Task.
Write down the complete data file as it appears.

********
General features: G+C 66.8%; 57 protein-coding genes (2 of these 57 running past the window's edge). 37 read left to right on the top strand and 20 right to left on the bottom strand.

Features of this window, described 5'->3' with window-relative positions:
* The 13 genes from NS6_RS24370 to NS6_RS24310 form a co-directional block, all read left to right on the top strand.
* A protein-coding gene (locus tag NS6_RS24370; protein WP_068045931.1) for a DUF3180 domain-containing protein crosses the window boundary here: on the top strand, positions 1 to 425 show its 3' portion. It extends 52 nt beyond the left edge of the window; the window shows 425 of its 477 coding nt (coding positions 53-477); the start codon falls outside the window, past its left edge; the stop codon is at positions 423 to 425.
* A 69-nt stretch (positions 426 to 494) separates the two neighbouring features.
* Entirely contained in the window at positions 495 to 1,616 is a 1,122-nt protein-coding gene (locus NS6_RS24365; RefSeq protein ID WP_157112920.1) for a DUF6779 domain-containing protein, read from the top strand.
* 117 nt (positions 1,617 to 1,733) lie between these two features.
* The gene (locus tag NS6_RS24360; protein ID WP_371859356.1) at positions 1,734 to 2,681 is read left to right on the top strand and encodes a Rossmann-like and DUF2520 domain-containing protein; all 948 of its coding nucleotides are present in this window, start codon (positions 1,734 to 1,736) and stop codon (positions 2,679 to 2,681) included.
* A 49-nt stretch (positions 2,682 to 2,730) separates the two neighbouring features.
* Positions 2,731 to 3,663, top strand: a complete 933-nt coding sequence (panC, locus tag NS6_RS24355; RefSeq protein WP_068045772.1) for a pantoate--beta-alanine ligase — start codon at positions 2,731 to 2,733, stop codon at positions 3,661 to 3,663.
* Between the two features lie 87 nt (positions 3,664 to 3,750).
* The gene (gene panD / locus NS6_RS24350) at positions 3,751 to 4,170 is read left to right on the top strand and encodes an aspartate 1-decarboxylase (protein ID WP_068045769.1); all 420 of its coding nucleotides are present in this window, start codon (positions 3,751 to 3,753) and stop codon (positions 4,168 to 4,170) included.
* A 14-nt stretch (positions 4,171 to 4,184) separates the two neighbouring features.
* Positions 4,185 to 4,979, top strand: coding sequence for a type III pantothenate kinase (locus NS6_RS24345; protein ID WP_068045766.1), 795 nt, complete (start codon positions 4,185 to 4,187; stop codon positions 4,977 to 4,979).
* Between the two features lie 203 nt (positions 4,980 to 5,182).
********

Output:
General features: G+C 66.8%; 57 protein-coding genes (2 of these 57 running past the window's edge). 37 read left to right on the top strand and 20 right to left on the bottom strand.

Features of this window, described 5'->3' with window-relative positions:
* The 13 genes from NS6_RS24370 to NS6_RS24310 form a co-directional block, all read left to right on the top strand.
* A protein-coding gene (locus tag NS6_RS24370; protein WP_068045931.1) for a DUF3180 domain-containing protein crosses the window boundary here: on the top strand, positions 1 to 425 show its 3' portion. It extends 52 nt beyond the left edge of the window; the window shows 425 of its 477 coding nt (coding positions 53-477); the start codon falls outside the window, past its left edge; the stop codon is at positions 423 to 425.
* A 69-nt stretch (positions 426 to 494) separates the two neighbouring features.
* Entirely contained in the window at positions 495 to 1,616 is a 1,122-nt protein-coding gene (locus NS6_RS24365; RefSeq protein ID WP_157112920.1) for a DUF6779 domain-containing protein, read from the top strand.
* 117 nt (positions 1,617 to 1,733) lie between these two features.
* The gene (locus tag NS6_RS24360; protein ID WP_371859356.1) at positions 1,734 to 2,681 is read left to right on the top strand and encodes a Rossmann-like and DUF2520 domain-containing protein; all 948 of its coding nucleotides are present in this window, start codon (positions 1,734 to 1,736) and stop codon (positions 2,679 to 2,681) included.
* A 49-nt stretch (positions 2,682 to 2,730) separates the two neighbouring features.
* Positions 2,731 to 3,663, top strand: a complete 933-nt coding sequence (panC, locus tag NS6_RS24355; RefSeq protein WP_068045772.1) for a pantoate--beta-alanine ligase — start codon at positions 2,731 to 2,733, stop codon at positions 3,661 to 3,663.
* Between the two features lie 87 nt (positions 3,664 to 3,750).
* The gene (gene panD / locus NS6_RS24350) at positions 3,751 to 4,170 is read left to right on the top strand and encodes an aspartate 1-decarboxylase (protein ID WP_068045769.1); all 420 of its coding nucleotides are present in this window, start codon (positions 3,751 to 3,753) and stop codon (positions 4,168 to 4,170) included.
* A 14-nt stretch (positions 4,171 to 4,184) separates the two neighbouring features.
* Positions 4,185 to 4,979, top strand: coding sequence for a type III pantothenate kinase (locus NS6_RS24345; protein ID WP_068045766.1), 795 nt, complete (start codon positions 4,185 to 4,187; stop codon positions 4,977 to 4,979).
* Between the two features lie 203 nt (positions 4,980 to 5,182).